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By Dotty


I hate flying into Maine. Every time I do, I wind up an emotional wreck! Naomi Sandburg thought upon landing at the small airport outside Bangor. God or Goddess, I wish I was anywhere but here.

Catching the first available taxi, she briskly gave the address to a local cemetery. Apparently realizing she was not in the mood to talk, the driver left her to her thoughts.

Arriving at the cemetery, she made her way to the grave she had come to visit.

Kneeling down, she began to pull weeds and clean up around the grave.

Speaking softly, Naomi spoke, "Hi, Emmy. I'm so sorry it's been so long since I came to visit. Please forgive me. I promise to come visit sooner next time. I love you sweetie and I always will."

"Blair is doing so well. You'd be surprised. I am. I never thought my baby would take to being a cop, but he has and he's really good at it. He tells me he's in a place where he can really help people. I still worry and feel guilty over what happened with the dissertation. He tells me he and Jim both forgive me. I guess the problem is I can't forgive myself. I shouldn't have interfered, but I honestly thought I was helping. If he gets seriously injured or dies, it'll be my fault. Not only will I have failed him, but also I'll have failed you."

Still weeding, she allowed her mind to drift.

San Francisco, 1969

"Hey, Naomi! There's a chick here looking for you. Real establishment type, you know."

"Thanks, Moonrunner. Did she give a name or anything?"

Receiving a negative reply, Naomi hurried to her room at the commune. Upon opening the door, she was shocked to see the forlorn figure sitting on the bed, looking as if the weight of the universe were sitting on her slender shoulders.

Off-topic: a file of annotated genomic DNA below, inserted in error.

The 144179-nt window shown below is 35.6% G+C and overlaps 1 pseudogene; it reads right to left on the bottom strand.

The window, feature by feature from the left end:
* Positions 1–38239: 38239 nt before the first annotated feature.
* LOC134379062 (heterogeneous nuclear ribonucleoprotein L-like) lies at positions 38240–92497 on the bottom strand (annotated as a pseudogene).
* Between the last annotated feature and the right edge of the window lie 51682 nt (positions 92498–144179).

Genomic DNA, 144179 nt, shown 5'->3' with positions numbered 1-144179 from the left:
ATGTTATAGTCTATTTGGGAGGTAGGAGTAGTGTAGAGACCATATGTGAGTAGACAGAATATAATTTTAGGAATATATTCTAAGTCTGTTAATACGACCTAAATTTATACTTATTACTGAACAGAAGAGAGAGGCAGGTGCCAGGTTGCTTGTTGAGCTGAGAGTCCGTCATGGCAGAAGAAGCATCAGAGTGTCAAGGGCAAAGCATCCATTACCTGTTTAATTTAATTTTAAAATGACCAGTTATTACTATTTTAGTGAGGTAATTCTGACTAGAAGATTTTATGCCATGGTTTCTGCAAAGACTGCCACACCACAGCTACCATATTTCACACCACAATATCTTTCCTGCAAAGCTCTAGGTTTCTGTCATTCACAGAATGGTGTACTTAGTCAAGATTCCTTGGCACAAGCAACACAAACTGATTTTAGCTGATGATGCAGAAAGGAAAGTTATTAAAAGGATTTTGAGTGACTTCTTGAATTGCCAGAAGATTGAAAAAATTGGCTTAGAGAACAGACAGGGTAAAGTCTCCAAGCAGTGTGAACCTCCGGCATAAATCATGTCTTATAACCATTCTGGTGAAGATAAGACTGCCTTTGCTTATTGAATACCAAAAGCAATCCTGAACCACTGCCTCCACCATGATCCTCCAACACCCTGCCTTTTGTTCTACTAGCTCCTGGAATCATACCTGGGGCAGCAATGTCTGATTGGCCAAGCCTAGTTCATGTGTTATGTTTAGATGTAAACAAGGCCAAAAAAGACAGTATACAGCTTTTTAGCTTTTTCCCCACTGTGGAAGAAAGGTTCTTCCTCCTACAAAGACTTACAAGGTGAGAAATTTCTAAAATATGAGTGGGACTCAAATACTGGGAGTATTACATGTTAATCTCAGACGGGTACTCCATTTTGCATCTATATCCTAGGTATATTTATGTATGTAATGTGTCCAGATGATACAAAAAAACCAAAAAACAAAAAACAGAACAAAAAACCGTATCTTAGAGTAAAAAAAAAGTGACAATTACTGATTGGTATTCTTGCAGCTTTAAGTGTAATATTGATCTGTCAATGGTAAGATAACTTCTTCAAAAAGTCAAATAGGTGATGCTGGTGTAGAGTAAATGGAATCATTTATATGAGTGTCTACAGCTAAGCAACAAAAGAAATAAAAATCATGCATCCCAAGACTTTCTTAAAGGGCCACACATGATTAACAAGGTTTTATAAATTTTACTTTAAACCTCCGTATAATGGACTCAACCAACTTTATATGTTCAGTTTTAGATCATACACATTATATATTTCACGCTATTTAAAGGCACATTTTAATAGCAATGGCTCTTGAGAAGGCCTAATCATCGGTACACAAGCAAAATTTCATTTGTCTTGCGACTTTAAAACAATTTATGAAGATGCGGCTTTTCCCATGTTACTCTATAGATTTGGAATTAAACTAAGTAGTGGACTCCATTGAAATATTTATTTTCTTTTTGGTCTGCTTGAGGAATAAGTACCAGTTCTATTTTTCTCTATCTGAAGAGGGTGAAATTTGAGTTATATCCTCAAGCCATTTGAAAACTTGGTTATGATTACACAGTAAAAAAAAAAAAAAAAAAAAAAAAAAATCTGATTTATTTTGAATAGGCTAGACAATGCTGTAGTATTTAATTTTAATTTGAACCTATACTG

Rushing to the crying woman and pulling her into a loving hug, Naomi asked, "Emmy! What are you doing here? What's wrong?"

"Oh, God, Naomi. I'm in so much trouble. I didn't know where else to go. I figured since we were so distantly related, no one would find me if I were with you. I know it's been a long time cuz, but I need help."

"What is it, baby? You know I'll help anyway I can"

As the woman on the bed started sobbing harder, the story came out.

"Naomi, I've been so stupid"

Rocking her cousin gently, Naomi whispered, "It's ok. You know you can tell me anything. It won't matter, Emmy. I love you."

Calming down a little, Emmy went on. "You know Mark and I should never have married. We thought we were in love, but we weren't. We couldn't agree on anything. We argued about the budget, bills, our in- laws, everything! Nothing I did or suggested seemed right. He got so cold and hateful to me, Naomi. I thought after the kids were born things would be better, but they weren't. We started arguing over discipline, dress and religion. We couldn't talk without fighting."

Gently rubbing her cousin's back, Naomi silently encouraged her to keep talking.

"Two years ago we stopped sleeping in the same room. We hardly spoke to each other and never spent any time together. I felt so lonely and unloved. Naomi, I was miserable. About 8 months ago, I met someone. He seemed so sweet and kind. He talked to me and was so gentle. We had an affair. I got pregnant. I was so excited. I thought I'd found the love of my life. He'd take the kids and me and we'd live happily ever after. I was so happy when I told him."

After a moment of quiet, Naomi asked her to go on.

Still sobbing to the point her shoulders were shaking, Emily spoke.